Mar 07, 2006
SUMMARY: MarketingSherpa's back from the more-massive-than-ever SES show in NYC and we've typed up our notes for you. Includes:
Three tips on raising landing page conversions
Using blogs to help search marketing
Six ways to fight keyword price increases;
Plus, discover the number one painpoint search marketers were *all* complaining about this year.
By Laurie Petersen, Correspondent
The biggest buzz on the SES show floor last week wasn't about click fraud, rising CPC costs, or even MSN's new AdCenter. Nope. Almost everyone we spoke with had one thing on their minds: Hiring hell.
“We definitely need to do more search marketing, ”the marketing director for a Wisconsin-based industrial products distributor told us. “The issue is staffing.”
Let's face it, search marketing has been a skill set for marketers for only half a dozen years, which means there aren't enough trained experts to go around. Also the problem is exacerbated by another trend -- SEM agency client-thinning.
The top SEM firms are cutting clients like crazy in order to focus on the fewer, more profitable accounts. Marketers working for large eretailers, Fortune 500s, and other major direct response-based organizations are inundated with pitches from agency reps. We estimate roughly 150 SEM specialist shops (or divisions of larger agencies) are gunning for the same 1,000 perfect, profitable clients.
At the same time, marketing heads for the other 150,000 companies in America can't get their calls returned. To some degree, researching, setting up, and running search marketing operations is relatively the same amount of work for every client in an industry or vertical. So, why not just cherry pick the big fat accounts and leave the moderate-to-lean budgets on the ground?
The other big trend we noticed -- everyone (especially brand-side) hoping tech to run their programs more efficiently would be in their hands soon. With an average of 19,000 keywords to manage, plus three major search engines to test them on (and countless more tier Bs along with shopping sites), search marketing is impossible without easy-to-use tools.
“I need to find an analytics package that lets me track more than one keyword back to a sale,” said the internet marketing analyst for a consumer products cataloguer based in New Jersey.
Yet if he finds one, he has little time to get the software approved and implemented because two recent staff departures has left him shouldering all keyword marketing duties for five catalog brands. He will spend $3 million this year and will get more if he can prove he is spending profitably. “When everyone is so overstressed and overworked, you don’t have the time to stop and step back to look at the business opportunity.”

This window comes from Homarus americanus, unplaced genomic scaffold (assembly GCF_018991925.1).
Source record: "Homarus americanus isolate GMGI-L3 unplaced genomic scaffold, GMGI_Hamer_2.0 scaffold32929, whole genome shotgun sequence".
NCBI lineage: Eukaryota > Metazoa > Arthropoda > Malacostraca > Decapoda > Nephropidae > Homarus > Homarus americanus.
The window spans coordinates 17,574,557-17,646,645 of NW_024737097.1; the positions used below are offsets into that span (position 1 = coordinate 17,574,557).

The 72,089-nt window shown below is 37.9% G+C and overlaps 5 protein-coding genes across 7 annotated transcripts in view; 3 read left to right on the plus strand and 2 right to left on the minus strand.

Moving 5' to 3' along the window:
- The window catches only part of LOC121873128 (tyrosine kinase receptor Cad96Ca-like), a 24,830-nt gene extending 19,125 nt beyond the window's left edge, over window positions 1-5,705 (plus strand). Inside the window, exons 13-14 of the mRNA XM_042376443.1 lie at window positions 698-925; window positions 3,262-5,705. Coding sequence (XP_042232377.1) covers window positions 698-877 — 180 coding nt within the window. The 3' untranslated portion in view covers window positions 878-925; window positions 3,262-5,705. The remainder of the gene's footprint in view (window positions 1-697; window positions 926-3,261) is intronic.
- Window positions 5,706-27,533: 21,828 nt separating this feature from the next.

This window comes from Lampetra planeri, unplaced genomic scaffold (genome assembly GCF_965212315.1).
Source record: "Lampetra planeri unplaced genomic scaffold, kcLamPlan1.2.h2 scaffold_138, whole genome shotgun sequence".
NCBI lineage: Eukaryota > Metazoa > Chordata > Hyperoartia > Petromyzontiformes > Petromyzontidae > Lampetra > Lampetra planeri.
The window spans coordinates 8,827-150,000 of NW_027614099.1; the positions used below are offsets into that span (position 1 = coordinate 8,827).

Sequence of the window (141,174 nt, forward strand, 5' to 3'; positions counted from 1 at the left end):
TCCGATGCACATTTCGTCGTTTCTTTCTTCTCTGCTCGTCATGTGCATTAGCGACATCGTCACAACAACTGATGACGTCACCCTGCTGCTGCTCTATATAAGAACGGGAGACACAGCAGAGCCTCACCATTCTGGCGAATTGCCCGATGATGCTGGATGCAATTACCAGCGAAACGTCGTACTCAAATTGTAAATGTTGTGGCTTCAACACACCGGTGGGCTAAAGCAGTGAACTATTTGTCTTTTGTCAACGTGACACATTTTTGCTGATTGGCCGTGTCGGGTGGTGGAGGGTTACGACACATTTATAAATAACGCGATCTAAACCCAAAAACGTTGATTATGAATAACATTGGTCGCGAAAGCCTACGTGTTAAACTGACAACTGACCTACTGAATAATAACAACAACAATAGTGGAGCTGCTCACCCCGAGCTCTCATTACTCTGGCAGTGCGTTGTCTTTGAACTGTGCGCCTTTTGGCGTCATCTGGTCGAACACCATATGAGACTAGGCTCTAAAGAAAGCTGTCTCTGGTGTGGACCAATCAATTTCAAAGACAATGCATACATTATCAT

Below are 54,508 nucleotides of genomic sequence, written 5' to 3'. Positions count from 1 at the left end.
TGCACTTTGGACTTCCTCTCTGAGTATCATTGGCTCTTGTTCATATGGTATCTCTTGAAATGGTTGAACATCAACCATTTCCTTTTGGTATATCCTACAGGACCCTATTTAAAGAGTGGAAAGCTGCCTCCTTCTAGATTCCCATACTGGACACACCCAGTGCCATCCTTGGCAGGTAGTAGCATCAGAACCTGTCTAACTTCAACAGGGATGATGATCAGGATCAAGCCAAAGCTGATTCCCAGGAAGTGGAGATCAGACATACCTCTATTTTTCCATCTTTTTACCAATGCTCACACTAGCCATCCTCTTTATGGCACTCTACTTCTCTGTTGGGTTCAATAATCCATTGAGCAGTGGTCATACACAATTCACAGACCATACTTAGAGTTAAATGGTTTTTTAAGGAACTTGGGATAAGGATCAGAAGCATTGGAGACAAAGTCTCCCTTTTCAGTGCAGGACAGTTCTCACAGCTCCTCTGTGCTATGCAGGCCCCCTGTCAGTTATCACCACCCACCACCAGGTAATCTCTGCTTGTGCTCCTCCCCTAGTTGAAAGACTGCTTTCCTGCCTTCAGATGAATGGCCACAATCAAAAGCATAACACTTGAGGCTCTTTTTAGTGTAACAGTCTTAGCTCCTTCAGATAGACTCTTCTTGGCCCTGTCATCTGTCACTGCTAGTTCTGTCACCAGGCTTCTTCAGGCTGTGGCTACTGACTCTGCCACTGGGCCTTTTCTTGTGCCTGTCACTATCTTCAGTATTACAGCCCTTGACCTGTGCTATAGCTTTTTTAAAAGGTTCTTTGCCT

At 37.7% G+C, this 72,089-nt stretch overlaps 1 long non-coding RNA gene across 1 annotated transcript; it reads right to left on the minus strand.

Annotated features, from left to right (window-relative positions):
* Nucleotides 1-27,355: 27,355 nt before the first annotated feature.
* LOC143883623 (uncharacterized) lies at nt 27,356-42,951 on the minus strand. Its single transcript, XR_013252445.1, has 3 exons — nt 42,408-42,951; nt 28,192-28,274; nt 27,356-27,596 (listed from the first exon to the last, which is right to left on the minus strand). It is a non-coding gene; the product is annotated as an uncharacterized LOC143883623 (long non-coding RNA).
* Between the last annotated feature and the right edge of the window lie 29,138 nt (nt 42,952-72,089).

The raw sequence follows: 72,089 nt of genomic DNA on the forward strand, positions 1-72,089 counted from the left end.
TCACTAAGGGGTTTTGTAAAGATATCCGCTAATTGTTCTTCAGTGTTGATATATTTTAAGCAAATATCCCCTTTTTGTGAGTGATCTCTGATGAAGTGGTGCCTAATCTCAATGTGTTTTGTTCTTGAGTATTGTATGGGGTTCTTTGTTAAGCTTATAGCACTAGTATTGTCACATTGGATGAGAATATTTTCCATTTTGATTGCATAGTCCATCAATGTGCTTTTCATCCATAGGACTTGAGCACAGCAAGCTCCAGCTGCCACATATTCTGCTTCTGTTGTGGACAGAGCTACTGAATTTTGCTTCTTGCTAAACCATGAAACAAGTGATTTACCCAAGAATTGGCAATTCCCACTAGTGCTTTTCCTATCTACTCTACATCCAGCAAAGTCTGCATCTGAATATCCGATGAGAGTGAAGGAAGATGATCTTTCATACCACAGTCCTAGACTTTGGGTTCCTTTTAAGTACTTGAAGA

And so the wheel of pain turns back to staffing once again.
The good news is speakers, exhibitors and attendees were happy to share with MarketingSherpa their practical tips for making search marketing easier. Here's a quick roundup of the best:
6 ways to fight paid keyword price competition
Measurement and analysis are the biggest weapons for fighting keyword bid wars. But so is knowing your business and its key human drivers. Six specific tips:
1. Fly below the radar. If you know Dallas and L.A. are your stronger markets, you can afford to bid higher in those regions and your competitors won’t know you’re doing it. Several airlines have tested this with outstanding success.
2. Think phrases. Keyword phrases of four words are typically the highest converters, so find yours and put your money behind them.
3. Use SKUS as copy. Specific brand and model numbers are highly effective for reaching the focused searcher who is ready to buy. Try adding SKUs to page title tags and your site map for SEO lift, as well as bidding on them for PPC.
4. Test dayparts. Shifting the paid placement budget by turning it off for five hours each day caused Rugman.com to double its clickthrough rate on key phrases and increase sales by 25%.
5. Take advantage of pre- and post-seasonality. Words that cost too much before a prime season (Christmas, Valentine’s Day) may open up the day after and capture strong post-holiday sales. Products with year-round lifecycles but seasonal department store promotion (think swimsuits) are also strong SEM opportunities.
6. Not all keywords are alike. If one keyword is bringing in 2x or 3x the number of sales, you can afford to bid 2x or 3x higher. (This may seem ultra-obvious to the direct response marketers in the crowd, but we were surprised to see how many Internet-trained specialists thought this was rocket science.)
Three ways to increase page conversion
“I think we’ve got the basics down. I’m here to try to boost my page conversion,” said Rob Woods, who practices SEM for BuildDirect in Vancouver. He’s not alone. We suspect this trend may lead to more SEM-only agencies folded back into online creative and direct marketing firms.
Obviously the biggest way to increase conversions is to test, test, test. Which means this should be a banner year for analytics and testing firms offering A/B and multivariete testing capabilities. Three more tactics:
1. Promote your promotions. If you offer free shipping or a guarantee on returns, say it on every page. Don’t think the customer already knows it.